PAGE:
COACT commends MPCA Citizens Board after fighting against the legislation that silenced it
Urges Governor to work for the Board’s restoration in 2017
The Citizens Board of the Minnesota Control Agency (MPCA) may be down, but not out. Although legislation by big ag, big mining, and their legislative allies may have knocked it down, it can come back, according to COACT testimony at the Board’s final hearing at MPCA June 23.
At the hearing, former Governor Wendell Anderson thanks COACT
farm leader Stephanie Henriksen for fighting for the Citizens Board,
which Governor Mark Dayton promised after the contentious
Special Session to work to restore in the 2017 legislative session.
Following a rally at the Governor’s Mansion May 21, Gov. Dayton
vetoed elimination of the Citizens Board on May 23. He then used
his executive power to make it an advisory committee to the MPCA
Commissioner until its EIS authority can be re-legislated in the 2017
By Sister Ruth Lentner, COACT, and Beth Passi, Brainerd Lakes League of Women Voters, on Apr 27, 2015
First step to federal waiver for MN Health Plan
Marty-Laine legislative plan will give us “state’s right” to single payer
The first step was taken this session for Minnesota to get the federal waiver, under Obamacare, which will allow the state to enact the single-payer Minnesota Health Plan (MHP).
For any proposal to be considered for the waiver, Senator John Marty and Representative Carolyn Laine, chief authors of the MHP, introduced legislation in the 2015 session setting the principles that all state health program proposals must meet. They include affordability for all, cost savings, provider choice, comprehensive care, and public accountability. This is step 1 in their overall legislative plan for Minnesota to get the waiver in 2017 for which COACT is working to get public support.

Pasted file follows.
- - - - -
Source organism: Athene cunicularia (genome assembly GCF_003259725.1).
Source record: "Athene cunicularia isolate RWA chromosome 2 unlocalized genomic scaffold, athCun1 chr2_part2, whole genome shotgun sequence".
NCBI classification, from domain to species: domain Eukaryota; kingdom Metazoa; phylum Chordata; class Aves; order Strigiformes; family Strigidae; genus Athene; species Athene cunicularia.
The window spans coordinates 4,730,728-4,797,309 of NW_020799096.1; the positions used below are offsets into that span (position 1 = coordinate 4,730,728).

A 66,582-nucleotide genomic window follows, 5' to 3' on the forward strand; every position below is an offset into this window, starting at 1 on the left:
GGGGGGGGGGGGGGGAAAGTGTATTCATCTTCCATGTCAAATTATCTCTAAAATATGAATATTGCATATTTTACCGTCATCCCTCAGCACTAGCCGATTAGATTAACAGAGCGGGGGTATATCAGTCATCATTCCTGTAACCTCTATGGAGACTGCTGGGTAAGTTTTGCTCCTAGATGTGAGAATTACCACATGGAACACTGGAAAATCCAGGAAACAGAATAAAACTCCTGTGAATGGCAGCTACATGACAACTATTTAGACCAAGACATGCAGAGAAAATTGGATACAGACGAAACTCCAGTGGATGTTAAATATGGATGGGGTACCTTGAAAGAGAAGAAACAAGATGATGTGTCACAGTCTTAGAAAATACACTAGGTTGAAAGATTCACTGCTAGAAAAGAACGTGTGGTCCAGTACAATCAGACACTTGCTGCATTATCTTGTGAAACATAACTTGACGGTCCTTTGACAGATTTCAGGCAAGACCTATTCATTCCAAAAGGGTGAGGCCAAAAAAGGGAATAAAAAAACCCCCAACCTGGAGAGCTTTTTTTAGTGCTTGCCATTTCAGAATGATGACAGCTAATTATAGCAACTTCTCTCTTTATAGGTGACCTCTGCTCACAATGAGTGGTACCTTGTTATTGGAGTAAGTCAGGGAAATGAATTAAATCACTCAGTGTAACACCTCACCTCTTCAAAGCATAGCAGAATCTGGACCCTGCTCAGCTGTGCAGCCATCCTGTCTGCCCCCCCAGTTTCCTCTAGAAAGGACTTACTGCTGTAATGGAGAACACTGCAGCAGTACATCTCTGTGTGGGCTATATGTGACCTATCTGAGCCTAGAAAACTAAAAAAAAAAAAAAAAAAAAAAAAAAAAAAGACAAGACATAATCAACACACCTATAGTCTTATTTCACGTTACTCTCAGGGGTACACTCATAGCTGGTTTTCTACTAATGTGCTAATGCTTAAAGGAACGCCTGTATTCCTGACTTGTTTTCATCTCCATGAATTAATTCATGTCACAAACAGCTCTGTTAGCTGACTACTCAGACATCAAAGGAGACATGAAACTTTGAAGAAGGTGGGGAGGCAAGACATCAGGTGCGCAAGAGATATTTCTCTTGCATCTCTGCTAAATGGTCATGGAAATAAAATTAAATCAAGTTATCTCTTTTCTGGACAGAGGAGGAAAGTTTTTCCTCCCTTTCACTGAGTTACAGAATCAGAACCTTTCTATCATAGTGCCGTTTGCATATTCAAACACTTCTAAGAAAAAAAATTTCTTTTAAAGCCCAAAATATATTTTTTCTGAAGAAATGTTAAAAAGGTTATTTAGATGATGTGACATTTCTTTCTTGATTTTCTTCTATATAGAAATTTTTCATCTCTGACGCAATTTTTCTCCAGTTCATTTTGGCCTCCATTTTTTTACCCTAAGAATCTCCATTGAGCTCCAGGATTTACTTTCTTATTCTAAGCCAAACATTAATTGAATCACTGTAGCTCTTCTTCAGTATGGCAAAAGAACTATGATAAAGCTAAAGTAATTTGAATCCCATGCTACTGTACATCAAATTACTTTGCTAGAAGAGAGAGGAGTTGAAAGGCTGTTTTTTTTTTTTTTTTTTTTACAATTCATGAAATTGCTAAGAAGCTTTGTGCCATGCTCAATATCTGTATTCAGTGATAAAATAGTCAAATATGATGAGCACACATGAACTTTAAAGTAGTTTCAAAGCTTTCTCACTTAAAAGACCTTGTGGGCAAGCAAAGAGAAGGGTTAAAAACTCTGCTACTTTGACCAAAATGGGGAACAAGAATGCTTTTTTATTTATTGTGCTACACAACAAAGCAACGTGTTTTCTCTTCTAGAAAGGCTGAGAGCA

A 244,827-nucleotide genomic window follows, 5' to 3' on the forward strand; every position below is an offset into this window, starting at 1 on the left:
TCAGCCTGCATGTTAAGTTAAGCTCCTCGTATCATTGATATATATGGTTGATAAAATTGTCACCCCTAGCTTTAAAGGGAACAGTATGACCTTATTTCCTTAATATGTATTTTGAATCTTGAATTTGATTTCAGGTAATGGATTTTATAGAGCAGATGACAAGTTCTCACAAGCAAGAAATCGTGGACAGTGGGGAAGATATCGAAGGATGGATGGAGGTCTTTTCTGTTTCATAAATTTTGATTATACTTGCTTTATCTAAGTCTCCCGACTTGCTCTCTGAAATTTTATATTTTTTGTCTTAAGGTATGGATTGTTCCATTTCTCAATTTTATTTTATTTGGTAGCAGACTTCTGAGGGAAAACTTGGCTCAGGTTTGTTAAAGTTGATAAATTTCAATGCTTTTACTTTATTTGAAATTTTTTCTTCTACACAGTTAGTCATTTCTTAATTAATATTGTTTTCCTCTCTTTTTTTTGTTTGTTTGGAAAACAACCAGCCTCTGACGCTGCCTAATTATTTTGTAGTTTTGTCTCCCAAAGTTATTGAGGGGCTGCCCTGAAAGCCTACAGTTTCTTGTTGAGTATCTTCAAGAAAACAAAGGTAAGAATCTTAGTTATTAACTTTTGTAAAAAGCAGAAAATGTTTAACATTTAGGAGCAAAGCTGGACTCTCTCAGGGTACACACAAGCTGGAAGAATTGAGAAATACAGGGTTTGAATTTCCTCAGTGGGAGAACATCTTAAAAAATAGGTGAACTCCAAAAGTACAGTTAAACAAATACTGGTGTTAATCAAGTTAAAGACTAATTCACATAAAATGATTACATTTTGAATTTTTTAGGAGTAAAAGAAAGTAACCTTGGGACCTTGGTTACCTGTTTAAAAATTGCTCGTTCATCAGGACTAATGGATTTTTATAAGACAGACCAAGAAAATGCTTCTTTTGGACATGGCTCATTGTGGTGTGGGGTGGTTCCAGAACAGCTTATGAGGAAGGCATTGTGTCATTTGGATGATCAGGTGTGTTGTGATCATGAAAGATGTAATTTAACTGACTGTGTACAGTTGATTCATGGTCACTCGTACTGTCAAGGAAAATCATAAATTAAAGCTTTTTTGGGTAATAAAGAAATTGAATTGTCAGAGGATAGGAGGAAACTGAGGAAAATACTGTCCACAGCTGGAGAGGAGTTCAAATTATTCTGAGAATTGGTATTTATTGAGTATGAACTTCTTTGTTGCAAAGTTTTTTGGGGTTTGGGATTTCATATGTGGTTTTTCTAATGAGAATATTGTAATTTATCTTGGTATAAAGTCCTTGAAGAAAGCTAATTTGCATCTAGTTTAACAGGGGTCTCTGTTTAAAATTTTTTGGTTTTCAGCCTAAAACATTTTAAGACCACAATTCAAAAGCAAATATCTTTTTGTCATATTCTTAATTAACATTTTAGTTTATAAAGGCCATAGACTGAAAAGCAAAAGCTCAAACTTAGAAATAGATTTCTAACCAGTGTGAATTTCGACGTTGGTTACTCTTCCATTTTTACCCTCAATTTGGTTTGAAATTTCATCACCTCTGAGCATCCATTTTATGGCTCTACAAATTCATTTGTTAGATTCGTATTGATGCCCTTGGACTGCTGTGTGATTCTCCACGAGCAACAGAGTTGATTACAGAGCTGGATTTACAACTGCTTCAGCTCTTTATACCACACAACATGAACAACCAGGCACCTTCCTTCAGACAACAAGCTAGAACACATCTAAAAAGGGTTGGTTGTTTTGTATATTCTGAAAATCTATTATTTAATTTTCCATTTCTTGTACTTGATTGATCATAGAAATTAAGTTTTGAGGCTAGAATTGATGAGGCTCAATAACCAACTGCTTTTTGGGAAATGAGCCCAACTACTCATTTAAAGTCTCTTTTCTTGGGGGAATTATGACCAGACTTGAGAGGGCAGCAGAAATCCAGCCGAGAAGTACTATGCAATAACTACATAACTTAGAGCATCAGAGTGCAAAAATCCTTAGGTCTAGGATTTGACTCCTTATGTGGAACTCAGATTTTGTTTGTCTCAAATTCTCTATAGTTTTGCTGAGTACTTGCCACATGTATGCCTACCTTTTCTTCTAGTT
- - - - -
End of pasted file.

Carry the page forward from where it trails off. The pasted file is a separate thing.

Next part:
Representative John Lesch (center), confers with COACT Vice President Charlie Quick (left) and Executive Director Don Pylkkanen January 13 on the Marty-Laine waiver legislative plan following the December 15 Civil Law Committee hearing on HMOs’ hidden spending practices
Marty-Laine waiver legislative plan
The Affordable Care Act (Obamacare) allows states to apply for a State Innovation Waiver (section 1332) in 2017 to create their own health care programs. Basically, the state program must cover as many people as affordably and comprehensively as the Affordable Care Act and cannot add to the federal deficit.
Being single-payer, the Minnesota Health Plan is far superior in meeting these basics.
Doctor, farmer, candidate voice state’s right to single-payer health care and standing up to corporate power at COACT’s 34th Farm Picnic
“As a family physician, my heart breaks whenever an HMO or insurance company tells me I can’t give medically necessary care to a patient because they lack coverage,” Dr. Laurel Gamm, MD, Co-Chair of Physicians for a National Health Program Minnesota (PNHP-MN) told an audience of 103 people at COACT’s 34th Farm Picnic, August 17, in the central Minnesota farm community of Pierz.
Standing up to corporate power in our lives, whether it’s HMOs profiteering on our health care or factory agriculture degrading the land and rural economy, was addressed by Paul Sobocinski, family farmer and organizer for the Land Stewardship Project (LSP).
“Minnesota’s Corporate Farm Law mandates the protection of family farms and rural society which are being threatened by expanding multi-thousand cow factory dairies,” he said.
Al Doty, House District 9 B Candidate and long-time champion for family farmers and single-payer, pledged that, as their state representative, he will support their positions on these issues and Minnesota’s right to enact a single-payer health program. He will work for the Minnesota Health Plan to achieve it, he promised, which won COACT’s enthusiastic endorsement.